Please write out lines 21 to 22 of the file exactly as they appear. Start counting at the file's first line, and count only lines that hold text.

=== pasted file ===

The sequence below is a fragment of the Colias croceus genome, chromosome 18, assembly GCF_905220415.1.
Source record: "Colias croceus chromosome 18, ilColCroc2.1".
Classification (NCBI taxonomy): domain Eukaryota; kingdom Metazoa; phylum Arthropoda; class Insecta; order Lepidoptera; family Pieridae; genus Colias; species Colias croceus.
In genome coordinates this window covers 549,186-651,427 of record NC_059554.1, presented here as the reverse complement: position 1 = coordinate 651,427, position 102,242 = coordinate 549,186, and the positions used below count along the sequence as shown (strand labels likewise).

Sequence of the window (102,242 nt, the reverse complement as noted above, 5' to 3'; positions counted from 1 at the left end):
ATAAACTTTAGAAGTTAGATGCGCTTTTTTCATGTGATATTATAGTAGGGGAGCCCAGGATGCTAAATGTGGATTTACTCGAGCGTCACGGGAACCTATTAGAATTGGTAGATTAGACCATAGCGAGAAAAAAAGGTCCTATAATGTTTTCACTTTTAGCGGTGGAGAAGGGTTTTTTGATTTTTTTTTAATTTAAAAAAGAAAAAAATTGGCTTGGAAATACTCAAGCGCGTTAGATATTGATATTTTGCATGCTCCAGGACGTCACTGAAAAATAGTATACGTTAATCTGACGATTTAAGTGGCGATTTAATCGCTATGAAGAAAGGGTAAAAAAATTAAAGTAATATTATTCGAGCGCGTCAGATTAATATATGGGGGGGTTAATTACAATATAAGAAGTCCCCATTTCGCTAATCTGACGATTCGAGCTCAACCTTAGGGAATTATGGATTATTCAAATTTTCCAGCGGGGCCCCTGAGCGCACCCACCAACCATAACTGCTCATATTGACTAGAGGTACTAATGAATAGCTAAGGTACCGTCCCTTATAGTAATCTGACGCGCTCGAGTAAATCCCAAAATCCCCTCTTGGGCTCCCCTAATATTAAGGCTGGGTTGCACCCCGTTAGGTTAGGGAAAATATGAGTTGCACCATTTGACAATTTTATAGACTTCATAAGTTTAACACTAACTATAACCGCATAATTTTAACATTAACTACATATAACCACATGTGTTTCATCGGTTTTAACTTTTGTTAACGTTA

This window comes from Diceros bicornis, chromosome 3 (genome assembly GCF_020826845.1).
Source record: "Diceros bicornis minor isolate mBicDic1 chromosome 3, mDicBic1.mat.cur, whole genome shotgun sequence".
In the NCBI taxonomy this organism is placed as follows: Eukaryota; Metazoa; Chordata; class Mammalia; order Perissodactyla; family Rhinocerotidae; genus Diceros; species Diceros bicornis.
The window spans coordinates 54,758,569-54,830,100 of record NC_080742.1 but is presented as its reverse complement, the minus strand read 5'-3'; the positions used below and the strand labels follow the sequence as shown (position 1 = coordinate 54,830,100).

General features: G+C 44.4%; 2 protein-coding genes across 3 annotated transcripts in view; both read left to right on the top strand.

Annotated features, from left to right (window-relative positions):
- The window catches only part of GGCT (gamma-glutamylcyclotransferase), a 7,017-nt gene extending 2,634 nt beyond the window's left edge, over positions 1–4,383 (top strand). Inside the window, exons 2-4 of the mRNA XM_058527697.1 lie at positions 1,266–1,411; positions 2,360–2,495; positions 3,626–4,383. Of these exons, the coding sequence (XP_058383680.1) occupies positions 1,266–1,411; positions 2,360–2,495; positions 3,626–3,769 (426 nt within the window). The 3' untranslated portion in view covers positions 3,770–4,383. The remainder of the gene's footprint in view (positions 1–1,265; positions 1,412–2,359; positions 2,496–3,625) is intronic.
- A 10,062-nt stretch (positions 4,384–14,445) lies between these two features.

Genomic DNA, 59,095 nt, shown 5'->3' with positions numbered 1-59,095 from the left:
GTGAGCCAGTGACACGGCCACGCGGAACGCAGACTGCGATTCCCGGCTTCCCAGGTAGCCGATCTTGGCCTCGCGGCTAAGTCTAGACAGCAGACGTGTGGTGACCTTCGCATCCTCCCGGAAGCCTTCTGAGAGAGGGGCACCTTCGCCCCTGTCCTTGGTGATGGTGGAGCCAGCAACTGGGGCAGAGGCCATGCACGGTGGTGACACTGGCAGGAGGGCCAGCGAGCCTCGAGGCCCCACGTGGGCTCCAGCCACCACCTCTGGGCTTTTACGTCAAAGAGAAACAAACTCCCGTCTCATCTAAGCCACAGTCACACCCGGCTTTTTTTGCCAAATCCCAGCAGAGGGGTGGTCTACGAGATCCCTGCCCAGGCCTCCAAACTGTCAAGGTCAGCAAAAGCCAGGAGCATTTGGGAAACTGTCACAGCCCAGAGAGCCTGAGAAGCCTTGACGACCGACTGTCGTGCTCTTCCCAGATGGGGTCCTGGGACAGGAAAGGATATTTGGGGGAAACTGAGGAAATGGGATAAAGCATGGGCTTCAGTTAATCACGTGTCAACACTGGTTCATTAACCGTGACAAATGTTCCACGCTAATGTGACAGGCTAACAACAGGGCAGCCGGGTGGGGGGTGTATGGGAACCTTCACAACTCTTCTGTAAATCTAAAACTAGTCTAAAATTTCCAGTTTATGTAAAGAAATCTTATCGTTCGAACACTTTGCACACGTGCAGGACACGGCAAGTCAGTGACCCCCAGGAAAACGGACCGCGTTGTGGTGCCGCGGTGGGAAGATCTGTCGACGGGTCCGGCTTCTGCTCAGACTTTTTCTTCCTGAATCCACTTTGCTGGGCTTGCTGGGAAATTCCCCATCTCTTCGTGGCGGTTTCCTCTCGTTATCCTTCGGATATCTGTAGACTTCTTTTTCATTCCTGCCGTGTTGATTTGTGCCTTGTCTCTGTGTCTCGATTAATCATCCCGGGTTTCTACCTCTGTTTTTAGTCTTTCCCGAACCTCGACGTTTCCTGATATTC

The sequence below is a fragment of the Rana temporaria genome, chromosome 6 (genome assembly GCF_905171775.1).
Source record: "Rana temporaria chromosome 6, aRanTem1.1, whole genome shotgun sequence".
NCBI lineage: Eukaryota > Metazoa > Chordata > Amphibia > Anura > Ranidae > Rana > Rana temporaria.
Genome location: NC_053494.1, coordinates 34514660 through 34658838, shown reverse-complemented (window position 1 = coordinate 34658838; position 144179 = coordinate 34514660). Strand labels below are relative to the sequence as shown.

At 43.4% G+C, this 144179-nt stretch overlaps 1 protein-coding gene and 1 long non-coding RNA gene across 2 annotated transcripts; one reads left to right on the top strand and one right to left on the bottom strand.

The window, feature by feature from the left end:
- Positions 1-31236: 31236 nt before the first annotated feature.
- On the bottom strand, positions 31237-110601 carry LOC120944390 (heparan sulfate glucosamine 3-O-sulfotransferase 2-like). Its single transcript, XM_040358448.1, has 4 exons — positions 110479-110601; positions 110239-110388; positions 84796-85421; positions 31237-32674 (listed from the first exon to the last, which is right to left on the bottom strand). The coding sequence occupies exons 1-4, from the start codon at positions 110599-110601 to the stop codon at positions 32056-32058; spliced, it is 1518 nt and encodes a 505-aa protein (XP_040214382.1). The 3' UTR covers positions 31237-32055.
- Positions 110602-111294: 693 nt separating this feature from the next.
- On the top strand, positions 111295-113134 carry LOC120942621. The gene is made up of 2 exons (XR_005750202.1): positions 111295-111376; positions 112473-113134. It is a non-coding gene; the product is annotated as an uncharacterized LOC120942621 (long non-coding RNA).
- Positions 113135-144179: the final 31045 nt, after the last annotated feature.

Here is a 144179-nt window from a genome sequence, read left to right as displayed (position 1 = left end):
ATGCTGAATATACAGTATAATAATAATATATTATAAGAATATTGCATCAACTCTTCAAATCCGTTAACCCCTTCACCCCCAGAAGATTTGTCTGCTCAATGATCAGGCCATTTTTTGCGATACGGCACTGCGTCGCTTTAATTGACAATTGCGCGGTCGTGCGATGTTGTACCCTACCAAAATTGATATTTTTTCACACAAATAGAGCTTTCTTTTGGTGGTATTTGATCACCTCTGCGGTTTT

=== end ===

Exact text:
At 43.4% G+C, this 144179-nt stretch overlaps 1 protein-coding gene and 1 long non-coding RNA gene across 2 annotated transcripts; one reads left to right on the top strand and one right to left on the bottom strand.

The window, feature by feature from the left end: